Climbing the VIP ladder the right way
I've been playing a ton online lately. That was my plan heading into the summer -- to play only a little at the WSOP and try to put in a lot of volume online in June and July -- and it worked well. Even in Holland where I sometimes have a lot of distractions, I was able to play a lot and am pleased with how it went.
At the WSOP I only played a few events and things didn't go especially well, and when it was over I was eager to get back to my original plan to get back home and play more online. I've decided to go for Supernova Elite this year, in fact, and so that's another reason why I've decided to focus on playing more.
It only took a couple of days back grinding online that I realized how many VPPs I was accumulating and after projecting a schedule for the rest of the year I saw how Supernova Elite really was a reasonable goal for me. Besides being a fun challenge, even if I don't make it I'll end up putting in so much volume that I'll gain a lot from playing that much and improving my game.
The VIP system at PokerStars is great and for full-time players there is no reason not to take advantage of it when they can. Being aware of the various rewards and managing your play to try to achieve them can add considerably to your ROI, and thus it's foolish, really, to leave that money on the table.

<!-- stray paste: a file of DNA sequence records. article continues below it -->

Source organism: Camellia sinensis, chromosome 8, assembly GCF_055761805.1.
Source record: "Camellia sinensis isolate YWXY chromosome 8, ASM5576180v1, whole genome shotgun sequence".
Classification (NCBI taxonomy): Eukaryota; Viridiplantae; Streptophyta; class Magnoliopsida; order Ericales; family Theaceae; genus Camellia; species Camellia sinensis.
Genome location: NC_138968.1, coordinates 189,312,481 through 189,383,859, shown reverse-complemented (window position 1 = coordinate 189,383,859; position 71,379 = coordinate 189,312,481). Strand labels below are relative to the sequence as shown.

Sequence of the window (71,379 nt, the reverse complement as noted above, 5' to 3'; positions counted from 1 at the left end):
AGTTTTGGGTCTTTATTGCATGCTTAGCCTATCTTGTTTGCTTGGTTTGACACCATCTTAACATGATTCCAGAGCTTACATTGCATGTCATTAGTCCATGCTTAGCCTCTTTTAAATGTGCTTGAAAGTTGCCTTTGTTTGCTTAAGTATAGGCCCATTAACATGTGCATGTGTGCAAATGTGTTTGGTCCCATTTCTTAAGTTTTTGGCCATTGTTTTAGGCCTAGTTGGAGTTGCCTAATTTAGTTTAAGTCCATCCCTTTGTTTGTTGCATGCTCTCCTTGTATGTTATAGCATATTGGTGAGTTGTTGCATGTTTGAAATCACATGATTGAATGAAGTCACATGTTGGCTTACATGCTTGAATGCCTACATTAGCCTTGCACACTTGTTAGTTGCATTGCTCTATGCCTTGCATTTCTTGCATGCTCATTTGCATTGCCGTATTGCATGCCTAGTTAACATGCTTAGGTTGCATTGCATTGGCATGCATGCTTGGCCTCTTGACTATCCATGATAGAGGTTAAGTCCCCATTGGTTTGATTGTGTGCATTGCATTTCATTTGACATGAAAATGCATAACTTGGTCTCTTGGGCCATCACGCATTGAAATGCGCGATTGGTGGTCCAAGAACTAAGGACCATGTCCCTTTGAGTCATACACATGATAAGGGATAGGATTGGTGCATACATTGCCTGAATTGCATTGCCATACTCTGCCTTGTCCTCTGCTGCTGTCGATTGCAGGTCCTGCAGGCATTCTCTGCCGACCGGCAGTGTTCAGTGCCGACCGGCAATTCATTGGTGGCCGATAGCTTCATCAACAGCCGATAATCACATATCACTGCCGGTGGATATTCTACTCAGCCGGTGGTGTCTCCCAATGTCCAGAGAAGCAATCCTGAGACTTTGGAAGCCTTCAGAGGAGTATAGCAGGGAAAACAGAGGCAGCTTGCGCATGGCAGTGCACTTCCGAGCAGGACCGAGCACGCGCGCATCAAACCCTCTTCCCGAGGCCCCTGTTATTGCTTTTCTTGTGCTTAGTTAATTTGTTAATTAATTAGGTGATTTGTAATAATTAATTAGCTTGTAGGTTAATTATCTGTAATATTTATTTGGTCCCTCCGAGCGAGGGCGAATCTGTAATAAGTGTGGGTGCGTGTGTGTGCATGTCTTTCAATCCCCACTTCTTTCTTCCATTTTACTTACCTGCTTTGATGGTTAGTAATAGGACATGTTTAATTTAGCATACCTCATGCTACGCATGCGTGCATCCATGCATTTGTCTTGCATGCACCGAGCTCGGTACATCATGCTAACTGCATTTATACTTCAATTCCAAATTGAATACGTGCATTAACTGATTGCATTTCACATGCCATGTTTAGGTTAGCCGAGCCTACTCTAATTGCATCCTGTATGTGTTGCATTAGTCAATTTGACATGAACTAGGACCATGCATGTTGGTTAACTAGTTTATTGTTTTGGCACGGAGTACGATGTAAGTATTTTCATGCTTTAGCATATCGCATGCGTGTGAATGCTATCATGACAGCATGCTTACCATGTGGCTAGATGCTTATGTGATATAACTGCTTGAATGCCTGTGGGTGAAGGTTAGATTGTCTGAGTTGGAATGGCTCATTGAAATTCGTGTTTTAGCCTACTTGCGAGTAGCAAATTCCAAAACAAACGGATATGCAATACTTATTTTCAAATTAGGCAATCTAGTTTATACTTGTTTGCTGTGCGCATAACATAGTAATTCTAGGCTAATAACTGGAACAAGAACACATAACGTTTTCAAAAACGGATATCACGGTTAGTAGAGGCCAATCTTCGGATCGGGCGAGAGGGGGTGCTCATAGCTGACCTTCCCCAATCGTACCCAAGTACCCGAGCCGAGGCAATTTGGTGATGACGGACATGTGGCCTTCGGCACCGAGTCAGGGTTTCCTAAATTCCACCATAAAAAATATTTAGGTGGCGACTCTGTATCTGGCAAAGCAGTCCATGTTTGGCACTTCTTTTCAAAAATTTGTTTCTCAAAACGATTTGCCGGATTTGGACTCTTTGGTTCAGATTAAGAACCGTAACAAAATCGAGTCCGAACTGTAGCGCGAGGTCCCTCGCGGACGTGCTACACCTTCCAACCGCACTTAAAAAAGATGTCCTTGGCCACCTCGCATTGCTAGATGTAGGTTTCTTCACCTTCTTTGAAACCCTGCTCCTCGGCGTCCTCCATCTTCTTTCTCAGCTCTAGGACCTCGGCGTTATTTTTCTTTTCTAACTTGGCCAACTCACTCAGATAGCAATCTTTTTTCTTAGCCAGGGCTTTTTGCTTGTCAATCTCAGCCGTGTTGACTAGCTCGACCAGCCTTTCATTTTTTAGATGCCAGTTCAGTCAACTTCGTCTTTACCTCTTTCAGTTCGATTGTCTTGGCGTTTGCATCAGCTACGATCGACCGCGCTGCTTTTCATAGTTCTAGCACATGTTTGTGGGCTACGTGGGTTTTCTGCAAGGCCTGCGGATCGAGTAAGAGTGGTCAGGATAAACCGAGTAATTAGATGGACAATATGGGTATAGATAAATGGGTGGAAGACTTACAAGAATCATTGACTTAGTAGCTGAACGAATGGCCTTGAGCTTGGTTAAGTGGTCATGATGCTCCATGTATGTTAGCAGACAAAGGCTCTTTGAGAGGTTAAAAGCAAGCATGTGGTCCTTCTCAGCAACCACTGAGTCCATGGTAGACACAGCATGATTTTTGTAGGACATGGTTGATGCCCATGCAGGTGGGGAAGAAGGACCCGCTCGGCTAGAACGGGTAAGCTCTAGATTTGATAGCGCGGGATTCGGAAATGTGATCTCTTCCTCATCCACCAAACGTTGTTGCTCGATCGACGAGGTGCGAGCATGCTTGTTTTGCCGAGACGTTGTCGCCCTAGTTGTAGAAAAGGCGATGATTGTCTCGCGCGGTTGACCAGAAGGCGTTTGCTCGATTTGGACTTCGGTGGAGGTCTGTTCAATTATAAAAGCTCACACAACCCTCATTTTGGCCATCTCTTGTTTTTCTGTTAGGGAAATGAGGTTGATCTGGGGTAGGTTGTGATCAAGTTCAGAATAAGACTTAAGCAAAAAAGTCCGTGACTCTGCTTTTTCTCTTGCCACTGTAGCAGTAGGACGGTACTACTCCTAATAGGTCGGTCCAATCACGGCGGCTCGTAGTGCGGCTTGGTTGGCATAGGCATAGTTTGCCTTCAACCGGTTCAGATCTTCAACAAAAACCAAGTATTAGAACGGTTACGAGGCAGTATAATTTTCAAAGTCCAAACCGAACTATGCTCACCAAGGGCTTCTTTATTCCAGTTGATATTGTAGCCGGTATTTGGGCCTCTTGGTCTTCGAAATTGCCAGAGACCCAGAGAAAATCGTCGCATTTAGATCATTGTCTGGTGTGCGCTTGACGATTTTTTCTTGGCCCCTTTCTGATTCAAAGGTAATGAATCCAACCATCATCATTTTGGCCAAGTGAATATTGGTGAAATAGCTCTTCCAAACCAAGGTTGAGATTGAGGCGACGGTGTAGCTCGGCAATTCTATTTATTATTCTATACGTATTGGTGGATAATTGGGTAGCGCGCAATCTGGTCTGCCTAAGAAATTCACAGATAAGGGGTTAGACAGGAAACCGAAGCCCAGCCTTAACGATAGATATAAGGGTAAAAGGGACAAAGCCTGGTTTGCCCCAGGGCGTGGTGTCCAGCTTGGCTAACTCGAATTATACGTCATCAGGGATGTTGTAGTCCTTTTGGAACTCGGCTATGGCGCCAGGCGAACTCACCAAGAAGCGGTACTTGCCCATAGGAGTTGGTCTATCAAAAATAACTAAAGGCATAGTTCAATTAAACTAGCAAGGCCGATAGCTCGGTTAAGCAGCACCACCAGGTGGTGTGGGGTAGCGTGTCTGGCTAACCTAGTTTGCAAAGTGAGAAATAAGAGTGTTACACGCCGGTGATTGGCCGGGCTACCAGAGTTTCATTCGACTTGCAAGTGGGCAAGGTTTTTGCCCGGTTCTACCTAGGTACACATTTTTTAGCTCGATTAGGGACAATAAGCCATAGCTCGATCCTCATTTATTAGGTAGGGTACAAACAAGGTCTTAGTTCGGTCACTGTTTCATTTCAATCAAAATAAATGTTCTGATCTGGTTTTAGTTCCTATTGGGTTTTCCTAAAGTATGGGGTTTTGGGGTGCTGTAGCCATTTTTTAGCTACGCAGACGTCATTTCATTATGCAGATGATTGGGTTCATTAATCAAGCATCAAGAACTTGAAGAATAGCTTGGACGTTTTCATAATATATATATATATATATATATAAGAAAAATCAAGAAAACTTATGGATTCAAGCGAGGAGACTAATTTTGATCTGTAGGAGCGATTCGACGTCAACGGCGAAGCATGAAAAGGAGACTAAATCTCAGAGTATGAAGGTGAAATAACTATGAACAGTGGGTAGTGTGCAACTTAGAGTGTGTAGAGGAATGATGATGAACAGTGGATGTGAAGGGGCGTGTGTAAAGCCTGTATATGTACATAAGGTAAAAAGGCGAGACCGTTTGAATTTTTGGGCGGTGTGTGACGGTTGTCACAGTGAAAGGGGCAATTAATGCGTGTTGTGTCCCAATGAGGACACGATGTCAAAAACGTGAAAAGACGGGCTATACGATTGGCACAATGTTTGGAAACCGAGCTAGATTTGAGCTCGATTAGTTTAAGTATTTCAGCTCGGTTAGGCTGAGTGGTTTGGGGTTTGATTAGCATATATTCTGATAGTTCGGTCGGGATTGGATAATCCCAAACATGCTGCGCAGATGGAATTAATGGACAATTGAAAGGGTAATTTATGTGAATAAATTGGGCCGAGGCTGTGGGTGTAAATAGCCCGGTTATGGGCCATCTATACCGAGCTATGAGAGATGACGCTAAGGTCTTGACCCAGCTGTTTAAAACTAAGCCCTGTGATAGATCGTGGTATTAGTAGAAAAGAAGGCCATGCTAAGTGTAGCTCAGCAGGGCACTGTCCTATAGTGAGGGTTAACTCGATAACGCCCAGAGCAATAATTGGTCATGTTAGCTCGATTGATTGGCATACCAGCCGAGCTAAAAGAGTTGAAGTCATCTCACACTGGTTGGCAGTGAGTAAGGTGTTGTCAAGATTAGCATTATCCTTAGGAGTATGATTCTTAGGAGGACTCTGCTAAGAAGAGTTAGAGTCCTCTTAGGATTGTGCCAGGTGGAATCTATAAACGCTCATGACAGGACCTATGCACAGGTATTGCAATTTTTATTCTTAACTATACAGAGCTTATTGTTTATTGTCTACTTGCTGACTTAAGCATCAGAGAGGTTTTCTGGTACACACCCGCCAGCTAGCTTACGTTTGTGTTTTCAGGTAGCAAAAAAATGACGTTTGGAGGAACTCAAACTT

Of course when you're consciously trying to play more hands and achieve these goals, you don't want to let going for more volume negatively affect how you play. Sometimes I'll definitely notice myself playing a few too many tables, but usually I'll quickly recognize the mistake and cut back.
There's another potential hazard when focusing on accumulating VPPs that involves being tempted perhaps to play at higher stakes than you are comfortable with just to earn points more quickly. You might feel fine playing at $1/$2, for instance, but when you see how you can earn more VPPs at $2/$4 you might want to move up when it wouldn't be a good move for you in terms of your game and where it stands relative to the opponents at those different levels.
Another thing I would suggest to anyone who considering playing more in order to achieve a certain VIP status is to be realistic when setting your goal. Don't give yourself a goal that requires you to play for days on end without interruption in order to achieve it. There's always the risk of burning out, too, if you exert yourself too much in that way. You have to give yourself time to get away from the computer and exercise and eat well.
It all comes down to finding your comfort zone, and I mean that in several different ways -- finding the stakes you're comfortable playing, the amount of hours per day you're comfortable playing, and also how comfortable you are fitting poker into your daily routine. I'd suggest if you were going for a certain VPP-related goal to make it supplemental to your regular play, something that kind of grows out of what you already are doing, and doesn't wholly define it.
I'm not sure I'll make it to Supernova Elite this year. I still have a long way to go, and it will definitely take most of the year for me to get there -- probably right up to the end of December. But I'm enjoying trying and I feel like I need challenges like this for me to be able to put in a lot of volume.
Lex Veldhuis is a member of Team PokerStars Pro